Video: Using the Inverse Variation in a Real-World Context

The volume of a gas held at constant temperature varies indirectly as the pressure of the gas. If the volume of a gas is 1200 cubic centimeters when the pressure is 200 millimeters of mercury, what is the volume when the pressure is 300 millimeters of mercury?

03:13

Video Transcript

The volume of a gas held at constant temperature varies indirectly as the pressure of the gas. If the volume of a gas is 1200 cubic centimeters when the pressure is 200 millimeters of mercury, what is the volume when the pressure is 300 millimeters of mercury?

So the first thing we look at in this question is the fact that we have volume that actually varies indirectly with pressure. So we therefore we can say that the volume is indirectly or inversely proportional to 𝑝, our pressure.

But this isn’t very useful written like this. So what we do instead is turn it into an equation. We can say that the volume is equal to 𝑘 over 𝑝, where 𝑘 is our proportionality constant. And we write it as 𝑘 over 𝑝 because, as we said, it’s indirectly or inversely proportional.

Now the first thing we do with any problem like this too is we need to find 𝑘. So we need to find our proportionality constant. And to do that, we’re gonna use some information that we’ve got.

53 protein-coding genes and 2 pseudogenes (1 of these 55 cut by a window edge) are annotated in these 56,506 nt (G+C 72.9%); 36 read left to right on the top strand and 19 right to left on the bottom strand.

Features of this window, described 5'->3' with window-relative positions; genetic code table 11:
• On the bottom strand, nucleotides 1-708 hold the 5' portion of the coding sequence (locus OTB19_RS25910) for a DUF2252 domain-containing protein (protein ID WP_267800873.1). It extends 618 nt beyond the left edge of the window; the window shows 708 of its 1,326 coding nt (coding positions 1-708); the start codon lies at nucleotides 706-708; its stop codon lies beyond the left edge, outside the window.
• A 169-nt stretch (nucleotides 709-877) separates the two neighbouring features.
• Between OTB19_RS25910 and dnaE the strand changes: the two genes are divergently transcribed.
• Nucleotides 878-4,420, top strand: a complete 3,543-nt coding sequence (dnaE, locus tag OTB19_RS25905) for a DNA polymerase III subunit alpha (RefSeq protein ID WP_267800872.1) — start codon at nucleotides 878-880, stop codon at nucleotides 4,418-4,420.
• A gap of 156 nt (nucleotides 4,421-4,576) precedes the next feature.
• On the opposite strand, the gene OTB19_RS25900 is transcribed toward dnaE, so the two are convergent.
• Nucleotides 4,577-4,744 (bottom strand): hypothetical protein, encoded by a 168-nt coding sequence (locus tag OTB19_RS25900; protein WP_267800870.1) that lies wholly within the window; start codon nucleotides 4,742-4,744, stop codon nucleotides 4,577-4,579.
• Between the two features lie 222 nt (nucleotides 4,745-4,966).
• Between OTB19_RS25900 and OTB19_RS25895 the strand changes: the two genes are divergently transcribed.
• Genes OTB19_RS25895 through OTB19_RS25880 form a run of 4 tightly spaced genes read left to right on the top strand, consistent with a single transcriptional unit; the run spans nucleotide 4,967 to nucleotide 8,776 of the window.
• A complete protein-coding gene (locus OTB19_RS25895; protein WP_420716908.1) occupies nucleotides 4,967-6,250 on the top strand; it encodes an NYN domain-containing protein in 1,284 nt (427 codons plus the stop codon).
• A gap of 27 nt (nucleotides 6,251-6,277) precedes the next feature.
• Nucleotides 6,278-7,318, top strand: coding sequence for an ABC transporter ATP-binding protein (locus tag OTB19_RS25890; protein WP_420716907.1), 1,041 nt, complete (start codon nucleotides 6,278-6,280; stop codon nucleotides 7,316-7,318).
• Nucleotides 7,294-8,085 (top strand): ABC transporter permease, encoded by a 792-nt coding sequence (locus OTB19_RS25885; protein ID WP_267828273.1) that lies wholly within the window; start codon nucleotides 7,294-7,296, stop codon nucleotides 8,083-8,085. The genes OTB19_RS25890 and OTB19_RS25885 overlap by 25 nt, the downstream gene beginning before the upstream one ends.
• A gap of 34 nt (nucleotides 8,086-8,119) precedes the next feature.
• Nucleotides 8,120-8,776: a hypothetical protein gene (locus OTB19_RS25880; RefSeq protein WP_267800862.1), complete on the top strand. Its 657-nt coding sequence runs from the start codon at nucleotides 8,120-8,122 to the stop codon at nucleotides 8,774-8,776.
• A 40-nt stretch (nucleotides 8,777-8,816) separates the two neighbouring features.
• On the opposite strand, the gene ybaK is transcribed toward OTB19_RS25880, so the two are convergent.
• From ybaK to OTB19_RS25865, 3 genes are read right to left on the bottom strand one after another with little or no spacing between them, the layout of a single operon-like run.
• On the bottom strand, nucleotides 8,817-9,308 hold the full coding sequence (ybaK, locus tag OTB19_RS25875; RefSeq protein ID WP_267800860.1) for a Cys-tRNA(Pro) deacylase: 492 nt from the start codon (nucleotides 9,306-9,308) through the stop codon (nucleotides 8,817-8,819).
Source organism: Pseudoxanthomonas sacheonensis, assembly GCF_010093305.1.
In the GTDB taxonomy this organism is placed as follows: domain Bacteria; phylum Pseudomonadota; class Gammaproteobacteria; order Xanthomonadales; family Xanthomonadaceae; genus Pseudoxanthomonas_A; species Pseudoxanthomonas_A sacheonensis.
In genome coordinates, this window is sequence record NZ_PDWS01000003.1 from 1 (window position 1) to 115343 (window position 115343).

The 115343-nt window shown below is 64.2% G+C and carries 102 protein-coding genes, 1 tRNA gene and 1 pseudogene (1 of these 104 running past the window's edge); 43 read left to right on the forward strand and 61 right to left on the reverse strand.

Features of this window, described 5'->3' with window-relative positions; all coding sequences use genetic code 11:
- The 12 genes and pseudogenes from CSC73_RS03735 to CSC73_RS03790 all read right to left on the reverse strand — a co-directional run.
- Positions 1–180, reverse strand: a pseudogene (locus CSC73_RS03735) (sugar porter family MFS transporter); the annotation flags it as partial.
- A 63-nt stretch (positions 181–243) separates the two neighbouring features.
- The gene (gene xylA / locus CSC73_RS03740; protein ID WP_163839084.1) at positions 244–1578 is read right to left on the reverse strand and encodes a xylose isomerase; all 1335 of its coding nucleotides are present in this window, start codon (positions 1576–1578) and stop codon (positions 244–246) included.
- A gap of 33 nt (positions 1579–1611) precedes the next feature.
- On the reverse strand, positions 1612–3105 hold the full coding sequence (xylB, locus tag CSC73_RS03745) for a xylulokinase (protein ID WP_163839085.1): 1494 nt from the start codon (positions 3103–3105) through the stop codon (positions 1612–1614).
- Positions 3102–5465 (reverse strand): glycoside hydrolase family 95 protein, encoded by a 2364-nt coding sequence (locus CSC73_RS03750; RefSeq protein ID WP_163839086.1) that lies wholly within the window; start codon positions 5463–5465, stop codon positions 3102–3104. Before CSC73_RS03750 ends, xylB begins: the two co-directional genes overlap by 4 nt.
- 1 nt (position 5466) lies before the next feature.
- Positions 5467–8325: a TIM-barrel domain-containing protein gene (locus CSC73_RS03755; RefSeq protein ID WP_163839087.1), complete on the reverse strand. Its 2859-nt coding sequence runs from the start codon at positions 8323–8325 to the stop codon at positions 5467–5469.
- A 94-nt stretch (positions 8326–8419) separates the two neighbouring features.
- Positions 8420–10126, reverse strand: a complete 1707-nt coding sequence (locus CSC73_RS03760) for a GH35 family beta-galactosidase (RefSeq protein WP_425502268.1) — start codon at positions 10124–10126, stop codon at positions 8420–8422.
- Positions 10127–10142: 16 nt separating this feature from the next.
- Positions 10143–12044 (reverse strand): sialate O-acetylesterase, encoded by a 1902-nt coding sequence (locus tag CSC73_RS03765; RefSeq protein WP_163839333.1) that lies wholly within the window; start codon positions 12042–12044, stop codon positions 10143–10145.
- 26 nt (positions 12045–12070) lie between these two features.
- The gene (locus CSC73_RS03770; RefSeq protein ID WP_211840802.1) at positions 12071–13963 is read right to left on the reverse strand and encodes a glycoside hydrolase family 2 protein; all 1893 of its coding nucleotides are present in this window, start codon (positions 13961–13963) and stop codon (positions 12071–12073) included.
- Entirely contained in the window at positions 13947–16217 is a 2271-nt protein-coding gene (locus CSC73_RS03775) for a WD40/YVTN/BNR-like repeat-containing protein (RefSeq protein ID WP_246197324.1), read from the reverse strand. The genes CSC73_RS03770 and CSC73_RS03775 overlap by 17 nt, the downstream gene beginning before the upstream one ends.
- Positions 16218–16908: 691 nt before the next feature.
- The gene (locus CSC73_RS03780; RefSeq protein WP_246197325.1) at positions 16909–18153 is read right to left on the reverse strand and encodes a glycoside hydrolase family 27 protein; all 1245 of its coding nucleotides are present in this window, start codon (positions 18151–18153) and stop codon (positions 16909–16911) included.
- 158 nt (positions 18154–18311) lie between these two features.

Well, we know that when the volume is 1200 cubic centimeters, then the pressure is 200 millimeters of mercury. So we can say that 𝑉 is equal to 1200 and 𝑝 is equal to 200. So what we do now is actually substitute our values for 𝑉 and 𝑝 into the formula we had earlier, which is 𝑉 is equal to 𝑘 over 𝑝. And when we do that, we get 1200 is equal to 𝑘 over 200, because 𝑉 was obviously our 1200 and 𝑝 was our 200.

So now what we do to actually find out what 𝑘 is is we multiply both sides of the equation by 200. And when we do that, we get 240000 is equal to 𝑘. So great! We’ve actually found 𝑘. So therefore, what we can do is actually rewrite our formula. So we’ve now got that 𝑉 is equal to 240000 over 𝑝.

So now we can take a look at the second part of the question, where we actually need to work out, what we’re looking for. So we want to find the volume when the pressure is 300 millimeters of mercury. So therefore, we know that the volume is what we’re trying to find. And our pressure is equal to 300.

So again, we can actually substitute these into our 𝑉 equals 240000 over 𝑝. And when we do that, we get 𝑉 is equal to 240000 over 300. So now in order to actually work this out, we can actually do this kind of in steps.

So the first thing we can do is actually divide it by 100. So as you can see there, we’ve actually divided the numerator and denominator by 100. So now we’ve got 2400 over three. And next, we do 24 divided by three, which gives us eight. And then we have the two zeros that are left over from our 2400. And when we do that, we get the volume is equal to 800 centimeters cubed.

So therefore, we can say that if the volume of a gas at a constant temperature varies indirectly with the pressure of the gas and the volume of the gas is 1200 cubic centimeters when the pressure is 200 millimeters, then the volume when the pressure is 300 millimeters of mercury is going to be 800 centimeters cubed or cubic centimeters.

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